Composer Olivier Derivière has been presented with the International Film Music Critics Association Award for Best Original Score for a Video Game or Interactive Media by IFMCA members Jon Broxton and Craig Lysy, for his outstanding, groundbreaking work on the action-adventure game Remember Me.
This is Derivière’s first IFMCA win, from his first nomination. The other nominees in the category were Lorne Balfe for Beyond: Two Souls, Patrick Doyle for Puppeteer, Brian Tyler for Assassin’s Creed IV: Black Flag, and Cris Velasco for Company of Heroes 2.
Remember Me, developed by Dontnod Entertainment for Capcom, is a first-person action adventure game set in a futuristic Paris controlled by a malevolent technology company, Memorize, who maintain dominance over the population by way of a memory-enhancing brain implant. The player controls a character named Nilin, a “memory hunter” who has the ability to enter and alter the memories and perceptions of others, and who is tasked with infiltrating Memorize and restoring Neo Paris to its pre-oppressed state. Unfortunately Nilin has also had some of her memory wiped too, and must discover her own past at the same as the attempts to secure her people’s future.
To capture the concept of thoughts, memories and perceptions being manipulated by outside forces, Derivière used a technique whereby his powerful orchestral music was altered and manipulated in post-production, resulting in numerous ‘glitches’ and distortions that simulate the idea of reality being changed against the will of the listener. As a result of this, Derivière’s already bold, challenging, innovative score – performed by the Philharmonia Orchestra and recorded in London – becomes a conceptual triumph, compelling the listener to confront his or her perceptions of how the music works in relation to the game.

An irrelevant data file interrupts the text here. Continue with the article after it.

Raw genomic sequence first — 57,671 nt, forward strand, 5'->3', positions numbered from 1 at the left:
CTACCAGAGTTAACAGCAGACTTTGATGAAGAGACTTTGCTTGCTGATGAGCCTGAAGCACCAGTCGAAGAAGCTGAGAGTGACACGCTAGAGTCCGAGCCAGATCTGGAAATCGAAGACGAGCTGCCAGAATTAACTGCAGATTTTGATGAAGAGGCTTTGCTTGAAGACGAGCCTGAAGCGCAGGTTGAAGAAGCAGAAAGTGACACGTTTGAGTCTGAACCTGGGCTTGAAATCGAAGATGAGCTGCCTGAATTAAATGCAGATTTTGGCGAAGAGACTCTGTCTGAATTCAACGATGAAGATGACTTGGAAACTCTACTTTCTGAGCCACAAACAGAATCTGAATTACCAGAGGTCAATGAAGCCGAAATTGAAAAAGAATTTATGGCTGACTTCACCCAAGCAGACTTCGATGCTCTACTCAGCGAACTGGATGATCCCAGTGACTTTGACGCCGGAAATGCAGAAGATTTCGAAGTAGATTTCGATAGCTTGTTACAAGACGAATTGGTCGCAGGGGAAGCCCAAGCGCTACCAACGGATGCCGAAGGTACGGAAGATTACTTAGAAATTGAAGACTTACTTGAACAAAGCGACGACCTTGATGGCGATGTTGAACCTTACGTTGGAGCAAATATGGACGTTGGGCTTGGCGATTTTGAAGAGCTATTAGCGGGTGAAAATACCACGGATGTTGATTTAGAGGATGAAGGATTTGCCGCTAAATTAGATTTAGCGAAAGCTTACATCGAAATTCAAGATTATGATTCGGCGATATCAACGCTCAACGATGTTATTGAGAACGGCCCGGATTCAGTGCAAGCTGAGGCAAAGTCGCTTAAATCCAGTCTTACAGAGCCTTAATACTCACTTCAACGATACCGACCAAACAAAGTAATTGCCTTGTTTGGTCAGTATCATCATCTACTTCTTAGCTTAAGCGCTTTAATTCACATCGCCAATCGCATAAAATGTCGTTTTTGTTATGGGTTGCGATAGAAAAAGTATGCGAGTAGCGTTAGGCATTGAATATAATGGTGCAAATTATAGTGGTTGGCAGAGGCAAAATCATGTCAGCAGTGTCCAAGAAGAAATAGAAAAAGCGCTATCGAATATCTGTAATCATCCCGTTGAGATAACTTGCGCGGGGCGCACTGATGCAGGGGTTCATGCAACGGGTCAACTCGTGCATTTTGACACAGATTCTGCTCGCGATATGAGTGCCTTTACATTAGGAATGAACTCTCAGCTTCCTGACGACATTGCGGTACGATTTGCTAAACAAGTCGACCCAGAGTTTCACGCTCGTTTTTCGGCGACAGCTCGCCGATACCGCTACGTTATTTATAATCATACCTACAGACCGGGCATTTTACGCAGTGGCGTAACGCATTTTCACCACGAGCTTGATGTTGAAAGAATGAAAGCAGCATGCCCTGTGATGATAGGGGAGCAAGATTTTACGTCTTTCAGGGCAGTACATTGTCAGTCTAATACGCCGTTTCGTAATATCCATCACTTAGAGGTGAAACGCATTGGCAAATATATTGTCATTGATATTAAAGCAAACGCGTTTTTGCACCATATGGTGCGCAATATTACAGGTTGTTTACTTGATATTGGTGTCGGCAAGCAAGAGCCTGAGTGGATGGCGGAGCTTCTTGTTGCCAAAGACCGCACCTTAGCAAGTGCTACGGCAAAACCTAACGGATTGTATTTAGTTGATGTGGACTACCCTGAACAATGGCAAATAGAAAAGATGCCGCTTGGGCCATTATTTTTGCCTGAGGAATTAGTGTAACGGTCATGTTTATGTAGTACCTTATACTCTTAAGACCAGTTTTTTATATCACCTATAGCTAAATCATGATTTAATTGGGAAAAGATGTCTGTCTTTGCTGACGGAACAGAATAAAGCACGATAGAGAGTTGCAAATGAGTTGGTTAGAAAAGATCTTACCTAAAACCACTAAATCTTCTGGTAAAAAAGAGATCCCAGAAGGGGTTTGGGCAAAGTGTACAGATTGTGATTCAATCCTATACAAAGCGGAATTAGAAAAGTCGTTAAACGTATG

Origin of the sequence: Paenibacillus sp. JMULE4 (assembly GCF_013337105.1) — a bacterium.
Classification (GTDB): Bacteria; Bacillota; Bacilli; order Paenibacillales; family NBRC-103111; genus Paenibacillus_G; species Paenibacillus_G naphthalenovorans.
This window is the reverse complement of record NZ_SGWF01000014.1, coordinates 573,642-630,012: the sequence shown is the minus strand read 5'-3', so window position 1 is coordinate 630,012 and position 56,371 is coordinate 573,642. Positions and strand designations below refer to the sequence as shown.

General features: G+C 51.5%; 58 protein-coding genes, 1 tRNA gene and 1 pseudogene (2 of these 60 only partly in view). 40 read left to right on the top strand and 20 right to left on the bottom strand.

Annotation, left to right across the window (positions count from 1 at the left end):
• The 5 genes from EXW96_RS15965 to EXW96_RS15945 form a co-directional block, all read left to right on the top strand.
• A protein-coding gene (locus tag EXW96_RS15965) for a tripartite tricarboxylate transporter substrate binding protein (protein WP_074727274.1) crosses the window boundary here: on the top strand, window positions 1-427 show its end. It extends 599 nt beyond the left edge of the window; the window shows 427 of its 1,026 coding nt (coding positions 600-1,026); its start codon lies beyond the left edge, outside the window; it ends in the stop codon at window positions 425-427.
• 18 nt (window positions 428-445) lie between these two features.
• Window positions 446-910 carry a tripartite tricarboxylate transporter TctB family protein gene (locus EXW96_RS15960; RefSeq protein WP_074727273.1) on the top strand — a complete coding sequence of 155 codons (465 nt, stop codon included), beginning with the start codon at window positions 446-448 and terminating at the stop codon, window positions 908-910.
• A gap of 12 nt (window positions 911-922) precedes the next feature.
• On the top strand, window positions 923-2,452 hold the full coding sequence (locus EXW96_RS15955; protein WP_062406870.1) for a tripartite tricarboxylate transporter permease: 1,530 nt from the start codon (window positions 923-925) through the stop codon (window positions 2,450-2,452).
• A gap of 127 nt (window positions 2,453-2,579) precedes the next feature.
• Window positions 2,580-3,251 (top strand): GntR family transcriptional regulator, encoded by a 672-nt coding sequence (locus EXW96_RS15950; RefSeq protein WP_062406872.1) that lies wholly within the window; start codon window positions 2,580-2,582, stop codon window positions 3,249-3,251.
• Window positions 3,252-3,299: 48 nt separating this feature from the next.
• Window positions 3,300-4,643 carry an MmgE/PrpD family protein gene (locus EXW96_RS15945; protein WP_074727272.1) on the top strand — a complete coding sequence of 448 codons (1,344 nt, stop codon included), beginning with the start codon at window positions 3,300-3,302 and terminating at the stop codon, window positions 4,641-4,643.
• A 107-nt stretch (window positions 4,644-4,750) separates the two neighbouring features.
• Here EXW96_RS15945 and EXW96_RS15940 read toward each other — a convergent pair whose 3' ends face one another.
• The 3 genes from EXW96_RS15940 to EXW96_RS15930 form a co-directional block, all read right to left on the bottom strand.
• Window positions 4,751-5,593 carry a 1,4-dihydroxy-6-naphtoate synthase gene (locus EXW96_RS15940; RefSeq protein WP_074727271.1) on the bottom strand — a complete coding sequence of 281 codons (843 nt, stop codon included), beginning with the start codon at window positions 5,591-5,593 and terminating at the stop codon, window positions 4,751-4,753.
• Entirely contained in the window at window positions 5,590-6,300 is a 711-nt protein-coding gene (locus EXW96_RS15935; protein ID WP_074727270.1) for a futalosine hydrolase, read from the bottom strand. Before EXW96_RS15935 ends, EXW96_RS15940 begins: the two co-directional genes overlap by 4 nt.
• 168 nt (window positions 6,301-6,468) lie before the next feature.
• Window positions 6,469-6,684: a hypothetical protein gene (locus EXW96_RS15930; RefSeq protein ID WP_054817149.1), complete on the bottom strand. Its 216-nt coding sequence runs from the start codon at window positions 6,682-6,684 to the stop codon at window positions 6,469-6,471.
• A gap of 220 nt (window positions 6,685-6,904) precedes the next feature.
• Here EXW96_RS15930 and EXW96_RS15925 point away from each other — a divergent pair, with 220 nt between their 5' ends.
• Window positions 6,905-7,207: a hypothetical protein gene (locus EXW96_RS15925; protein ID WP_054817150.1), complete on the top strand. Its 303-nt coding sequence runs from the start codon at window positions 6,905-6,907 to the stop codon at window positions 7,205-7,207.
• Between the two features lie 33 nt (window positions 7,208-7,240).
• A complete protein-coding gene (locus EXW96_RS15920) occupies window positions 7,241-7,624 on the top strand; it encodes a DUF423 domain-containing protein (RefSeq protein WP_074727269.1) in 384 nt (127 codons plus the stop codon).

Olivier Derivière is one of the rising stars in the world of video game scoring. Born in Nice, France, in 1978, Derivière studied composition and orchestration at the Nice Conservatoire, studied jazz and film scoring at the Berklee College of Music, and began his career writing music for short films and television shows in his native country. He wrote his first game score – ObsCure – in 2004, and has since written for such high profile projects as the sequel ObsCure II (2007), Alone in the Dark (2008), Tangled (2010), Of Orcs and Men (2012), and Assassin’s Creed IV: Black Flag – Freedom Cry, his other score in 2013.
Click here to see Derivière’s acceptance speech, and hear some music from the Remember Me score.
Click on the thumbnails for larger images:
With many thanks to Marion Derivière, and Nick Dofflemyer and Louise Glover at Universal Mastering Studios